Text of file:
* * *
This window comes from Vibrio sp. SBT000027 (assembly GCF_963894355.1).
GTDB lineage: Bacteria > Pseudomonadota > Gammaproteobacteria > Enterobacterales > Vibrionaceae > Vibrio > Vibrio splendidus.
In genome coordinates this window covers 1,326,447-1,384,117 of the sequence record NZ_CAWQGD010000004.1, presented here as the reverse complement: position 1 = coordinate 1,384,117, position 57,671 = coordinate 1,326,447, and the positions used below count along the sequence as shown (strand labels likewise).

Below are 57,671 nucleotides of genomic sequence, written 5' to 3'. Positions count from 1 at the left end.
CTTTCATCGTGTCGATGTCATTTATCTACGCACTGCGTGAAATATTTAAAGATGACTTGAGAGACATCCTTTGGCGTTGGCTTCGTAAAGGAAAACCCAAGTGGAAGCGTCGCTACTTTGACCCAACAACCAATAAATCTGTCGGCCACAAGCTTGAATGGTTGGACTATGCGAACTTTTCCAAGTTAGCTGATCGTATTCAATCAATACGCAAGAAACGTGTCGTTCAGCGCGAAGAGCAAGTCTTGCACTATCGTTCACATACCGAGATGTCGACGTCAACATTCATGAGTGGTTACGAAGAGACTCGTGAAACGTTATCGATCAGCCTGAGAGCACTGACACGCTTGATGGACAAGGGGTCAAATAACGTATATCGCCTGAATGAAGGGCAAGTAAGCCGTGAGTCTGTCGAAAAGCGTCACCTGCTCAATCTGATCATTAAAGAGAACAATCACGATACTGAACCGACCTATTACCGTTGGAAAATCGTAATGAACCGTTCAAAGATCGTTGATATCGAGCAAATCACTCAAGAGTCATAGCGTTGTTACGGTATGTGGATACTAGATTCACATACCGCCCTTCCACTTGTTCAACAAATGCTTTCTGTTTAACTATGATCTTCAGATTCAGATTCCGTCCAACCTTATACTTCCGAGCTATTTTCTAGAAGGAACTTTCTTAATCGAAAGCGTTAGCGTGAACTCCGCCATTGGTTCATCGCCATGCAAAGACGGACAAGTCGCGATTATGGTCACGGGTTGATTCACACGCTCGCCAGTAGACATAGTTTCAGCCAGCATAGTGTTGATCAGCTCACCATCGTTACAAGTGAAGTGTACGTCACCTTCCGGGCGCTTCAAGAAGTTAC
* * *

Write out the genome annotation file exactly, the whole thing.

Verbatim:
This window comes from Vibrio sp. SBT000027 (assembly GCF_963894355.1).
GTDB lineage: Bacteria > Pseudomonadota > Gammaproteobacteria > Enterobacterales > Vibrionaceae > Vibrio > Vibrio splendidus.
In genome coordinates this window covers 1,326,447-1,384,117 of the sequence record NZ_CAWQGD010000004.1, presented here as the reverse complement: position 1 = coordinate 1,384,117, position 57,671 = coordinate 1,326,447, and the positions used below count along the sequence as shown (strand labels likewise).

Below are 57,671 nucleotides of genomic sequence, written 5' to 3'. Positions count from 1 at the left end.
CTTTCATCGTGTCGATGTCATTTATCTACGCACTGCGTGAAATATTTAAAGATGACTTGAGAGACATCCTTTGGCGTTGGCTTCGTAAAGGAAAACCCAAGTGGAAGCGTCGCTACTTTGACCCAACAACCAATAAATCTGTCGGCCACAAGCTTGAATGGTTGGACTATGCGAACTTTTCCAAGTTAGCTGATCGTATTCAATCAATACGCAAGAAACGTGTCGTTCAGCGCGAAGAGCAAGTCTTGCACTATCGTTCACATACCGAGATGTCGACGTCAACATTCATGAGTGGTTACGAAGAGACTCGTGAAACGTTATCGATCAGCCTGAGAGCACTGACACGCTTGATGGACAAGGGGTCAAATAACGTATATCGCCTGAATGAAGGGCAAGTAAGCCGTGAGTCTGTCGAAAAGCGTCACCTGCTCAATCTGATCATTAAAGAGAACAATCACGATACTGAACCGACCTATTACCGTTGGAAAATCGTAATGAACCGTTCAAAGATCGTTGATATCGAGCAAATCACTCAAGAGTCATAGCGTTGTTACGGTATGTGGATACTAGATTCACATACCGCCCTTCCACTTGTTCAACAAATGCTTTCTGTTTAACTATGATCTTCAGATTCAGATTCCGTCCAACCTTATACTTCCGAGCTATTTTCTAGAAGGAACTTTCTTAATCGAAAGCGTTAGCGTGAACTCCGCCATTGGTTCATCGCCATGCAAAGACGGACAAGTCGCGATTATGGTCACGGGTTGATTCACACGCTCGCCAGTAGACATAGTTTCAGCCAGCATAGTGTTGATCAGCTCACCATCGTTACAAGTGAAGTGTACGTCACCTTCCGGGCGCTTCAAGAAGTTAC